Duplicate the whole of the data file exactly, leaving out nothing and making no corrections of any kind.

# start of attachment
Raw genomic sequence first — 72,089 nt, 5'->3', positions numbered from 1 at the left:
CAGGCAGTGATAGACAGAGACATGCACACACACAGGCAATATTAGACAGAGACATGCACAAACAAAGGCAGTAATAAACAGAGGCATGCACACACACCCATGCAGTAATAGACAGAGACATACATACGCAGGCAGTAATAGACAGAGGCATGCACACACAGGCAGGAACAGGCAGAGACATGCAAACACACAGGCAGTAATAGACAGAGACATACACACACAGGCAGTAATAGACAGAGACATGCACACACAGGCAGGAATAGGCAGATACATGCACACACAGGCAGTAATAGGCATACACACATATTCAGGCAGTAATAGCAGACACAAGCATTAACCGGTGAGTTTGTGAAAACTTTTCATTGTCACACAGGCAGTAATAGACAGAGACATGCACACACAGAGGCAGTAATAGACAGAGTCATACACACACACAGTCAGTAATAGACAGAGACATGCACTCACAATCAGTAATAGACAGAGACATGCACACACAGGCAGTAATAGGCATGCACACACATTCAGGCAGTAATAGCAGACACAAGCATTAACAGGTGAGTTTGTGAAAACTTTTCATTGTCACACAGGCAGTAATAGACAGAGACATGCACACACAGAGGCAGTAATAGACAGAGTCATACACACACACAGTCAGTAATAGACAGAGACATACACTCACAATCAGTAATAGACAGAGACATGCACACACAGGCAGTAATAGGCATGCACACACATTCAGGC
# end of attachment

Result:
Raw genomic sequence first — 72,089 nt, 5'->3', positions numbered from 1 at the left:
CAGGCAGTGATAGACAGAGACATGCACACACACAGGCAATATTAGACAGAGACATGCACAAACAAAGGCAGTAATAAACAGAGGCATGCACACACACCCATGCAGTAATAGACAGAGACATACATACGCAGGCAGTAATAGACAGAGGCATGCACACACAGGCAGGAACAGGCAGAGACATGCAAACACACAGGCAGTAATAGACAGAGACATACACACACAGGCAGTAATAGACAGAGACATGCACACACAGGCAGGAATAGGCAGATACATGCACACACAGGCAGTAATAGGCATACACACATATTCAGGCAGTAATAGCAGACACAAGCATTAACCGGTGAGTTTGTGAAAACTTTTCATTGTCACACAGGCAGTAATAGACAGAGACATGCACACACAGAGGCAGTAATAGACAGAGTCATACACACACACAGTCAGTAATAGACAGAGACATGCACTCACAATCAGTAATAGACAGAGACATGCACACACAGGCAGTAATAGGCATGCACACACATTCAGGCAGTAATAGCAGACACAAGCATTAACAGGTGAGTTTGTGAAAACTTTTCATTGTCACACAGGCAGTAATAGACAGAGACATGCACACACAGAGGCAGTAATAGACAGAGTCATACACACACACAGTCAGTAATAGACAGAGACATACACTCACAATCAGTAATAGACAGAGACATGCACACACAGGCAGTAATAGGCATGCACACACATTCAGGC